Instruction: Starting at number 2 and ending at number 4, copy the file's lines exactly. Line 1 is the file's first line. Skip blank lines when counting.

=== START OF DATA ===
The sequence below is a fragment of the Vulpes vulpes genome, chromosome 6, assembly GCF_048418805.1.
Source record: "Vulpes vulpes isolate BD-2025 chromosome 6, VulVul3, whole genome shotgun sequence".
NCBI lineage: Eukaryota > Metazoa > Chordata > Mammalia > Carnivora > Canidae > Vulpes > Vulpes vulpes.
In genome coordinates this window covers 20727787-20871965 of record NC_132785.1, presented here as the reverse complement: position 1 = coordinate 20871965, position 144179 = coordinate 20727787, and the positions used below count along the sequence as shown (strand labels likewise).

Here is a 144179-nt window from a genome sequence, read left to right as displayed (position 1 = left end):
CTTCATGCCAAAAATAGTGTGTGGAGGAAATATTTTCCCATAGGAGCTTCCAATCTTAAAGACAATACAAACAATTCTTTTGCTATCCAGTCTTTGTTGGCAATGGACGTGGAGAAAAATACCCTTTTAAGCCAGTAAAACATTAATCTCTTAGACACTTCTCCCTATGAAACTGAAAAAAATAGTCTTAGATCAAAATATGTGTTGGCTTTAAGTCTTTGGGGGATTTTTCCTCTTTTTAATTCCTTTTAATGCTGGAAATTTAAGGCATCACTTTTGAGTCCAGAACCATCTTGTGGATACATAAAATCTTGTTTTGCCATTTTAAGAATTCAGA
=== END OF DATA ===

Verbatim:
Source record: "Vulpes vulpes isolate BD-2025 chromosome 6, VulVul3, whole genome shotgun sequence".
NCBI lineage: Eukaryota > Metazoa > Chordata > Mammalia > Carnivora > Canidae > Vulpes > Vulpes vulpes.
In genome coordinates this window covers 20727787-20871965 of record NC_132785.1, presented here as the reverse complement: position 1 = coordinate 20871965, position 144179 = coordinate 20727787, and the positions used below count along the sequence as shown (strand labels likewise).